A fire near Gatlinburg, Tenn., was the result of arson and grew to encompass more than 16,000 acres. Over 1,700 structures were damaged or destroyed and 14 lives were loss, ranking it as the worse fire to occur last year.

list of acres burned in wildfires in 2016

(Graph: CoreLogic)

According to the 2016 CoreLogic Wildfire Hazard Risk Report, there are 1.8 million homes in the western U.S. alone that are considered to be at high risk for wildfire damage, and while not all of them would be impacted in a single season, knowing where the risks fall allows owners and insurers to take steps to mitigate some of the threat.

Related: 5 things to know about wineries and wildfire claims

hail hitting the ground in a parking lot

(Photo: iStock) 


In 2016, hail activity was average for much of the continental U.S., with CoreLogic identifying 243,647 square miles (7.8 percent) as being impacted by severe hail, which is one inch in diameter or larger according to the National Weather Service. In April, San Antonio, Texas, was pummeled by baseball-size hailstones and caused almost $1.4 billion in estimated losses.

In May, a storm in Fort Worth caused an estimated $1.1 billion in damage. There were also significant hail storms in the Dallas and Fort Worth metro areas where softball-size hail that measured up to 4.25 inches was reported.

Related: Automated hail tracks

a tornado sweeps across the countryside

(Photo: Shutterstock)


When it comes to tornadoes, 2016 was a relatively quiet year with 1,059 reported. One of the strongest was an EF-4 that occurred on May 25th near three towns in Kansas: Solomon, Abilene and Chapman. At its largest, the storm was a half-mile wide and traveled 26 miles at an estimated 180 mph.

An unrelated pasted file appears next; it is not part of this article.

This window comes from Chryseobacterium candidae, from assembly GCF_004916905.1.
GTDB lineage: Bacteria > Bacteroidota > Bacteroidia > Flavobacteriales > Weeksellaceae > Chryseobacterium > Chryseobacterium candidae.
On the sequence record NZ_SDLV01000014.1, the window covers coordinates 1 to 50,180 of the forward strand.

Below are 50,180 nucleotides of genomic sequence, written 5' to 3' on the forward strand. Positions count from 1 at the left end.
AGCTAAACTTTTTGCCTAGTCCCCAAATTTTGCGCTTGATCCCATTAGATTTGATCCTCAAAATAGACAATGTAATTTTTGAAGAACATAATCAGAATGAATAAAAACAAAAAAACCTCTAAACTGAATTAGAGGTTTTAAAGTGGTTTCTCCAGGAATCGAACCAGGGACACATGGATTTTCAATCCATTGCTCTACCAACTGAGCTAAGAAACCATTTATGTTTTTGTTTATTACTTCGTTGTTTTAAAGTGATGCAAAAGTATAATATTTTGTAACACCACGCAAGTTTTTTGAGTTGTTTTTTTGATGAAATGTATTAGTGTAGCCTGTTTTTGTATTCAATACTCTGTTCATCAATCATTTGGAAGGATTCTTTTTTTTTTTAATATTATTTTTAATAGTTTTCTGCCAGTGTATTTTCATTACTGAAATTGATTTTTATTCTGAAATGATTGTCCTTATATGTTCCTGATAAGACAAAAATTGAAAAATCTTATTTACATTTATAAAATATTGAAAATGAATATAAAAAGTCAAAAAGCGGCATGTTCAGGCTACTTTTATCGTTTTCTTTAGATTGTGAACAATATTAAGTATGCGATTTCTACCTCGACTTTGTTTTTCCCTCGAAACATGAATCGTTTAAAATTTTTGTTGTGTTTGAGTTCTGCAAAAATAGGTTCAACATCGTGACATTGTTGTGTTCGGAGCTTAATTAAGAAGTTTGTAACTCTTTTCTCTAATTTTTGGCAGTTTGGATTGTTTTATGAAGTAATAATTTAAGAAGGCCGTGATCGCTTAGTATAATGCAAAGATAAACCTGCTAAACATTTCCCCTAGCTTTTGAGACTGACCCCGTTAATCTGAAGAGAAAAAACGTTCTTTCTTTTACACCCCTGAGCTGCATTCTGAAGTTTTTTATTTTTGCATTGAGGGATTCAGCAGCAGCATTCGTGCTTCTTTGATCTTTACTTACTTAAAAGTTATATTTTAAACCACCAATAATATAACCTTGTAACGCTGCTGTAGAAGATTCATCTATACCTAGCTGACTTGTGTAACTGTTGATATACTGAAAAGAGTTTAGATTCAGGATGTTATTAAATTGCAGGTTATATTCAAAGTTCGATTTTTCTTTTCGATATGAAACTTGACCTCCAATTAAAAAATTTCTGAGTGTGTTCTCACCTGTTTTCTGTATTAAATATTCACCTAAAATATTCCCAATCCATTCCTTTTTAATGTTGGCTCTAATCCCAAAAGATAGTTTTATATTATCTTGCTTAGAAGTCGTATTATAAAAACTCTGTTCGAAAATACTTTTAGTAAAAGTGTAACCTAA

February was the busiest month with 102 confirmed tornadoes, making it the second most active February since 2008.

Depending on whether or not the La Niña conditions continue into 2017, there could be an increase in storm activity and tornadoes.

Related: Tornado swarms are on the rise — but don’t blame climate change

damage caused by a serious winter storm

(Photo: iStock) 

Winter storms

The winter of 2015-2016 was a study in contrasts. After several months of above average temperatures (the NOAA said from Dec. 2015 to Feb. 2016 was the warmest winter in 121 years), everything changed.

In late January, more than 100 million people along the East Coast were affected by a major storm that dropped record amounts of snow in major cities like Baltimore, Washington, Philadelphia and New York. At JFK Airport in New York City, a record 30.5 inches fell, breaking the previous record of 26 inches set in 2003.

List of record-setting snow totals

(Graph: CoreLogic)

Since there are still a few months to go, the story of the 2016-2017 winter is still to be written.

All of these numbers help to paint a more complete picture of how weather events are impacting policyholders and insurers across the country. By observing trends and areas with greater risk, they can provide some advance warning as to what may lie ahead in the future.

Related: Winter storm shuts down New York as snow hammers mid-Atlantic states